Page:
This morning I put the finishing touches to a three-year syllabus aimed at preparing Italian teenagers to sit for the Cambridge IGCSE in Extended Mathematics.
Even writing it down feels strange, but I’m slowly coming to terms with it. I did this. I designed a full teaching programme for CLIL students at a local state school, and heaven knows I did it with very little help.
I’m not particularly proud of the latter part, especially since my school were kind enough to send me to the official Cambridge training session in Rome last year. Unfortunately, when I got there, the workshop leader decided that addressing the topic of syllabus design wasn’t the best way of “catering to the needs of the teachers in the room”, leaving me feeling somewhat short-changed but nevertheless challenged to see what I could do about it.
Luckily, having spent most of my teaching career working in the EFL industry, I am no stranger to being asked to do something in which you have received minimal training and will be expected to learn about on the job. We can discuss the merits of that in a later post, but the fact remains: I would never have known I was capable of doing this if I hadn’t been asked to do it. Besides, I already knew the school, the course and the students inside out. If there was ever a perfect syllabus-writing situation, this was it.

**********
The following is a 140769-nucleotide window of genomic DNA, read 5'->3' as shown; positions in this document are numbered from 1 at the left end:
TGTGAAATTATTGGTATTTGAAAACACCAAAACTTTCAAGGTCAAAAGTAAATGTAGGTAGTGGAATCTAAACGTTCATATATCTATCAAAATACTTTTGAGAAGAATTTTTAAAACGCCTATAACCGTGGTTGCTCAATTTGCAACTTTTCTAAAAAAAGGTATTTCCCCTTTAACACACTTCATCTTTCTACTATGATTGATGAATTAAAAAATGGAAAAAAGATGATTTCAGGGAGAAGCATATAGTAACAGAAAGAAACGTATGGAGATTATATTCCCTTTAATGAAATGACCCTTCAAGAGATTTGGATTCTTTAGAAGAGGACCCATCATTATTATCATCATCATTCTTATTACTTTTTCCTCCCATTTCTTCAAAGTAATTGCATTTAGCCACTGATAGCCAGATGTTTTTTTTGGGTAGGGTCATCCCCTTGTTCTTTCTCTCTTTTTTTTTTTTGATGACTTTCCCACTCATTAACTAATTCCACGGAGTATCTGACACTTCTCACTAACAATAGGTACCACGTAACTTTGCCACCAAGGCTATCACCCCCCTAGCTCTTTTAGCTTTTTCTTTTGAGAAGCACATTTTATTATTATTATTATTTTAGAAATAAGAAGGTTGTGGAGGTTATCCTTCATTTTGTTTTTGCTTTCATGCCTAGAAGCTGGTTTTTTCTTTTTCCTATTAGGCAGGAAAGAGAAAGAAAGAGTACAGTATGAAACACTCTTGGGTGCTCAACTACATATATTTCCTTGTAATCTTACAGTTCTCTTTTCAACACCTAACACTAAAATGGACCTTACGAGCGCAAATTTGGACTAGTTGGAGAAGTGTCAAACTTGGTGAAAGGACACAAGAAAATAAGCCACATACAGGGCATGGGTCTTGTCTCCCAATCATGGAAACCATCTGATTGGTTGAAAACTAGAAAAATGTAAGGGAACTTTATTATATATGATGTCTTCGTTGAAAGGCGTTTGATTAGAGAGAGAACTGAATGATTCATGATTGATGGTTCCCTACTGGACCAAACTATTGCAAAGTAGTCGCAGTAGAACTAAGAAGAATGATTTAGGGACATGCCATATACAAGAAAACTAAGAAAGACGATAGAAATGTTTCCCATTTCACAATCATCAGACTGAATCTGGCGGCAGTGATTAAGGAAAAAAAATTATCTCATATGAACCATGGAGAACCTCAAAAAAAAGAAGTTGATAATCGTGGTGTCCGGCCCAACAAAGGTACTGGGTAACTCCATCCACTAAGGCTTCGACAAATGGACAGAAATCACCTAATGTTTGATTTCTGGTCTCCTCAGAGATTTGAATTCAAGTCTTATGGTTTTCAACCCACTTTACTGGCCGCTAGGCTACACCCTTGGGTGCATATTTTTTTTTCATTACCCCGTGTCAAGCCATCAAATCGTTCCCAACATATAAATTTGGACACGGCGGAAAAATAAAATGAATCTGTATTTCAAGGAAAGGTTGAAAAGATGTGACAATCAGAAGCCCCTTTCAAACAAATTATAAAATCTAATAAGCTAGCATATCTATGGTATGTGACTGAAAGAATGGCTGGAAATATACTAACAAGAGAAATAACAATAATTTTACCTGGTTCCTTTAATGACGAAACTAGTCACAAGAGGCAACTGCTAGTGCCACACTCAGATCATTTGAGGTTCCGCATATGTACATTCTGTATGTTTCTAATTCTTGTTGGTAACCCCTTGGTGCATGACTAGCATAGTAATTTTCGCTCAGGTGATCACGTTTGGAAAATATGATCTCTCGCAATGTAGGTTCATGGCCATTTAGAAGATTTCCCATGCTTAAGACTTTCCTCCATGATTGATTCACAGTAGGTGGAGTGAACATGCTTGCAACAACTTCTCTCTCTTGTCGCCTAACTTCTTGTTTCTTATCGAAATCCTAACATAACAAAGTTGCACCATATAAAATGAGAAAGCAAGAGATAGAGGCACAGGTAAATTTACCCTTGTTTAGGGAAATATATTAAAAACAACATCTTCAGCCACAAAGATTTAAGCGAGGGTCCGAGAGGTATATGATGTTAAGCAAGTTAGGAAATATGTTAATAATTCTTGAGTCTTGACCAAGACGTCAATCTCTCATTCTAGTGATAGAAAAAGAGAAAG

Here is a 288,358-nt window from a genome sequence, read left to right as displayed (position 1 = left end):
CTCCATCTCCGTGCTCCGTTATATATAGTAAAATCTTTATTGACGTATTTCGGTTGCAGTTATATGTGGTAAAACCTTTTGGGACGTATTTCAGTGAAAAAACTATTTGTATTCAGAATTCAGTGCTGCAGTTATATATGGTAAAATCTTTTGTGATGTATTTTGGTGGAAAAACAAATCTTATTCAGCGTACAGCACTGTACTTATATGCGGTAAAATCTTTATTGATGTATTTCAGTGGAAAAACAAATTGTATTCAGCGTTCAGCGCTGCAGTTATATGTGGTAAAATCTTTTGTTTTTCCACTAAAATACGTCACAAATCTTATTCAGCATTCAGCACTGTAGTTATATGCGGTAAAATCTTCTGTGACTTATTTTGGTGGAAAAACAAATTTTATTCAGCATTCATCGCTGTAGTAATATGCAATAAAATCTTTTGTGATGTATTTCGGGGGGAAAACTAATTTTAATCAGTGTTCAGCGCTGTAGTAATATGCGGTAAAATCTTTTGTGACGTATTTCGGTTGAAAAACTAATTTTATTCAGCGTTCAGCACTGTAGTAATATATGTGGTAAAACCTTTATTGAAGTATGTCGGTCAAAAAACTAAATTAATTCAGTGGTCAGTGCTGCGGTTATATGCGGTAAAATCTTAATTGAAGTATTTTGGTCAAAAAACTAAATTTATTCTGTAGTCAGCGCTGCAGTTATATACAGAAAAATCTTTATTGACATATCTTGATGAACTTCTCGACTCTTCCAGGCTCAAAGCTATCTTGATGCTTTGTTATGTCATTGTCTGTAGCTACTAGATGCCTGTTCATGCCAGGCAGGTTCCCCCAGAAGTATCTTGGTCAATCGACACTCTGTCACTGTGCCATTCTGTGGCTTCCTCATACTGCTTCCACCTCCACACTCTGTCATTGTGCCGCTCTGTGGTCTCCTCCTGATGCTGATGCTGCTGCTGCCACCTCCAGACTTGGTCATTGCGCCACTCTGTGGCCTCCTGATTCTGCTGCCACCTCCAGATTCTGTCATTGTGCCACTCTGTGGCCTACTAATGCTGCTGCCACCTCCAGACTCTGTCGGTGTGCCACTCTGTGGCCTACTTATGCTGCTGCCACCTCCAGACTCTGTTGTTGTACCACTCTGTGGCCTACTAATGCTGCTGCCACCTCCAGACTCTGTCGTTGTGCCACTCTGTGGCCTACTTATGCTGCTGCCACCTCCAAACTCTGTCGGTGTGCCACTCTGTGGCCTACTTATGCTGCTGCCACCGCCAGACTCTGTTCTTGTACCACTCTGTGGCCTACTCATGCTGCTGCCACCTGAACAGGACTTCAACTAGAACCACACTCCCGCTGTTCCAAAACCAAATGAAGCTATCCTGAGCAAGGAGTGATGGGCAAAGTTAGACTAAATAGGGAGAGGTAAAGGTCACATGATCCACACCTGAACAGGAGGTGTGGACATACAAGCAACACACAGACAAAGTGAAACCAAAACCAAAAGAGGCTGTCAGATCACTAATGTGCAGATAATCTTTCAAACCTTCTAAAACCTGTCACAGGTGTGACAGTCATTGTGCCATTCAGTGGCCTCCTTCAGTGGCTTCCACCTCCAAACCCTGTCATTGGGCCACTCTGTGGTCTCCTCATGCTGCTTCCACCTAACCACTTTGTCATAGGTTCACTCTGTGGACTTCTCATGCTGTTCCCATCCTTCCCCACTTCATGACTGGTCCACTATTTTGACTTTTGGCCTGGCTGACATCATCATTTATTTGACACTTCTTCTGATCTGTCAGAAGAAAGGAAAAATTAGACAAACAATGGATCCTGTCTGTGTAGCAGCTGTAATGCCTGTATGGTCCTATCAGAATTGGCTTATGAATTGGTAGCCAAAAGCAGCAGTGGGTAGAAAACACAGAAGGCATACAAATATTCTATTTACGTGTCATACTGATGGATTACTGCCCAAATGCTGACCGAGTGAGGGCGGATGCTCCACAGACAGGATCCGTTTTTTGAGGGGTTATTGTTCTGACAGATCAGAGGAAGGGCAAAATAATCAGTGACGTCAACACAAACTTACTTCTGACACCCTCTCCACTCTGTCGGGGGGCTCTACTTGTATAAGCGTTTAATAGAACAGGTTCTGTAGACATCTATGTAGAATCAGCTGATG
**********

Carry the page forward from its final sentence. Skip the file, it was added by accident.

The actual nitty-gritty of it wasn’t anywhere near as glamorous as I’d imagined, and mostly consisted of me spending long weekends and weekday mornings poring over the IGCSE exam syllabus from the Cambridge website, various English-language GCSE textbooks, a couple of Italian-language textbooks for the first three years of liceo, and the Italian-language maths curriculum that the students would be following simultaneously.
I started off by using a three-year wall planner to subdivide the IGCSE syllabus into ‘layers’ that could more or less be mapped onto each of the three years available for teaching. These layers were then broken down into study units using a huge academic diary. I blocked these off month-by-month, including several review opportunities and significant assessment time as advised by the exam syllabus. Then each unit had to be further subdivided into individual lessons, using the textbooks for guidance, all the while trying to mirror the meander of the Italian curriculum as closely as possible.
And now that it’s complete, two weeks later, the only thing left to do is see how it works in practice. From now until May, I get to teach the first two years of my own syllabus, which means any changes can easily be made as and when the need arises. By the end of the year I hope to have a tried-and-tested syllabus document on file, complete with lesson plans and homework tasks, and hopefully some student feedback to help me adjust and refine it for the next academic session.
Wish me luck!